Peter Singer, AC

                                              Presenting a toy to Henry

Peter Singer is an Australian moral philosopher whose 1975 book Animal Liberation became a world classic and foundational text for the animal rights movement, inspiring generations of activists and concerned consumers to question how animals are treated, and to work to improve their conditions. In addition to numerous books exploring ethical questions, he is co-author with Jim Mason of Animal Factories and The Ethics of What We Eat, and the editor of a collection of essays called In Defense of Animals. He is the Ira W. DeCamp Professor of Bioethics at Princeton University, and Laureate Professor at the University of Melbourne. 

In 2000 Singer was inducted into the United States Animal Rights Hall of Fame, and in 2012 he was appointed a Companion of the Order of Australia (AC) for "eminent service to philosophy and bioethics as a leader of public debate and communicator of ideas in the areas of global poverty, animal welfare and the human condition."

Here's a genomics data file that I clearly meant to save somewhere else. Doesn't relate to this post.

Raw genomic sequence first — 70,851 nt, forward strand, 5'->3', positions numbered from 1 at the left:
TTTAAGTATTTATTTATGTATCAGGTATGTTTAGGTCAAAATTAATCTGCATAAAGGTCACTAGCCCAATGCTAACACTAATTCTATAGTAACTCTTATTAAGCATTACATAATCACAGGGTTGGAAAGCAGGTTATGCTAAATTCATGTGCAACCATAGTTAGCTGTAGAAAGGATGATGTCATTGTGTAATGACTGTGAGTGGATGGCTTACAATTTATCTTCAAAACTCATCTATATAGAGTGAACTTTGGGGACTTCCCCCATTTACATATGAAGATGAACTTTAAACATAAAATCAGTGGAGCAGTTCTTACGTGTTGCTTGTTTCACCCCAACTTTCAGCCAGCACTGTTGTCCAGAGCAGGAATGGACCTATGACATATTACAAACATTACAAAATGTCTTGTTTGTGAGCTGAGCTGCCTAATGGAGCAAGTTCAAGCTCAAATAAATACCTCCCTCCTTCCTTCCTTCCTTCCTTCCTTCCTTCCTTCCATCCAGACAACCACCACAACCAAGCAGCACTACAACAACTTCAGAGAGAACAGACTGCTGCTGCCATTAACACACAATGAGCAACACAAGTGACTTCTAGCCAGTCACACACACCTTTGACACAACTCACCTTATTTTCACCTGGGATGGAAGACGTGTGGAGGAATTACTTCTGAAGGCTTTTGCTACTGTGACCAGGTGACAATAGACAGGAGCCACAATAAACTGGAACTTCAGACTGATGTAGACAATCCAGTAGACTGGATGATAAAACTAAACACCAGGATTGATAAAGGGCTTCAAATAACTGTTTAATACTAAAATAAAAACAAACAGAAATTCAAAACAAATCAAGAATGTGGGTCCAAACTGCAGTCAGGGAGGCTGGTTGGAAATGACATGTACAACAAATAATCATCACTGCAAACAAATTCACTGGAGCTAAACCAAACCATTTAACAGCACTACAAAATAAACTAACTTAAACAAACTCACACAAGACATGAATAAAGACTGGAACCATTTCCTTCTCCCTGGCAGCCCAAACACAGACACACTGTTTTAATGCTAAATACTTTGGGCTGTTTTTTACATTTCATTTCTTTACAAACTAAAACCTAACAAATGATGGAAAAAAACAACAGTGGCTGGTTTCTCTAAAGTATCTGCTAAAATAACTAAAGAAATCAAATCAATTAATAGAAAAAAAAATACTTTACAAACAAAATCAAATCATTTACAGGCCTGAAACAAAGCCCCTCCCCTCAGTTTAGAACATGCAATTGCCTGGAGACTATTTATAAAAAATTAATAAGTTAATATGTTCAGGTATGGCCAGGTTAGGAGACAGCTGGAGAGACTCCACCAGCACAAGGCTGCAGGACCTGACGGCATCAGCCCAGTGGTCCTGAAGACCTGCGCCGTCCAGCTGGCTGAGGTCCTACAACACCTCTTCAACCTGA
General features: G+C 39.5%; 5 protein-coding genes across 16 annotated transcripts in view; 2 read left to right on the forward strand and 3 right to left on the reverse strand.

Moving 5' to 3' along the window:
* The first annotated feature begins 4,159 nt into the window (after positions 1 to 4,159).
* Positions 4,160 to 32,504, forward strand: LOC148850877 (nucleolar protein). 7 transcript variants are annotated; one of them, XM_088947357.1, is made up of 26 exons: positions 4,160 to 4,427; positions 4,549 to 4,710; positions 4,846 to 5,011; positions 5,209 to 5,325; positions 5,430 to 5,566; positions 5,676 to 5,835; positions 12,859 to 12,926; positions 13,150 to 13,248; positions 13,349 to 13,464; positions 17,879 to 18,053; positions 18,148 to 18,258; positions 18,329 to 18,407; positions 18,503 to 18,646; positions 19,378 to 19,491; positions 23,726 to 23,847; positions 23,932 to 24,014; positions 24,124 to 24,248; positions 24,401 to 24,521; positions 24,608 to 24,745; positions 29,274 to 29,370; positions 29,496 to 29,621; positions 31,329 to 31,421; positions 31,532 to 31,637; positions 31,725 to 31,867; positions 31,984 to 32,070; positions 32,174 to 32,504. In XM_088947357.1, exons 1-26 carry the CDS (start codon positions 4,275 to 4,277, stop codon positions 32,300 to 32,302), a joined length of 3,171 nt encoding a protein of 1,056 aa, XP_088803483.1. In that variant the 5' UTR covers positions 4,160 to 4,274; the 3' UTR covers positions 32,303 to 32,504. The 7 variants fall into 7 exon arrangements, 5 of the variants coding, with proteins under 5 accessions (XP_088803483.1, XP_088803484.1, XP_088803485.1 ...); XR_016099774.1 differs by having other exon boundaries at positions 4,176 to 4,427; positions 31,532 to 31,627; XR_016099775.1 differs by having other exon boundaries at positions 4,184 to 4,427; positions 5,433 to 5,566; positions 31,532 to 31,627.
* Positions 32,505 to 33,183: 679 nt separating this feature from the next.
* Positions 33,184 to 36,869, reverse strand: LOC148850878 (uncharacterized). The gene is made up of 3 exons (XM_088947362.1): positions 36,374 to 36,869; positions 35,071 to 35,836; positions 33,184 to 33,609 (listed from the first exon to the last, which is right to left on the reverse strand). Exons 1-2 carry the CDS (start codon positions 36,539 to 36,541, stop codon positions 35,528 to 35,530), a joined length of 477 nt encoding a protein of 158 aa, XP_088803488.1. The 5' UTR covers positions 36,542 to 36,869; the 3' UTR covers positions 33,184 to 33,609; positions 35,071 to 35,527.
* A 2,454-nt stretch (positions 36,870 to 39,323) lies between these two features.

Singer is also the co-founder of The Life You Can Save, a nonprofit devoted to fighting extreme poverty. His most recent book is Ethics in the Real World: 82 Brief Essays on Things That Matter

For our conversation, Henry and I met Peter Singer at his office at Princeton University, just before the 2016 fall term began. It was a bright day with periodic passing clouds that from time to time dramatically darkened the room as we spoke; nature's cinematography at work. 

The Interview

Questions That Philosophy Explores 

Conditions Animals Experience

Animals Used In Experiments

Alternatives to Using Animals

Conditions for Animals On Farms

Philosophy and Animals

Barriers to Changing Habits 

Aleviating Suffering

Evolution of Eating Animals

The Argument for Animal Rights 

Animal Welfare vs Animal Liberation

Connections Between Poverty and Animal Agriculture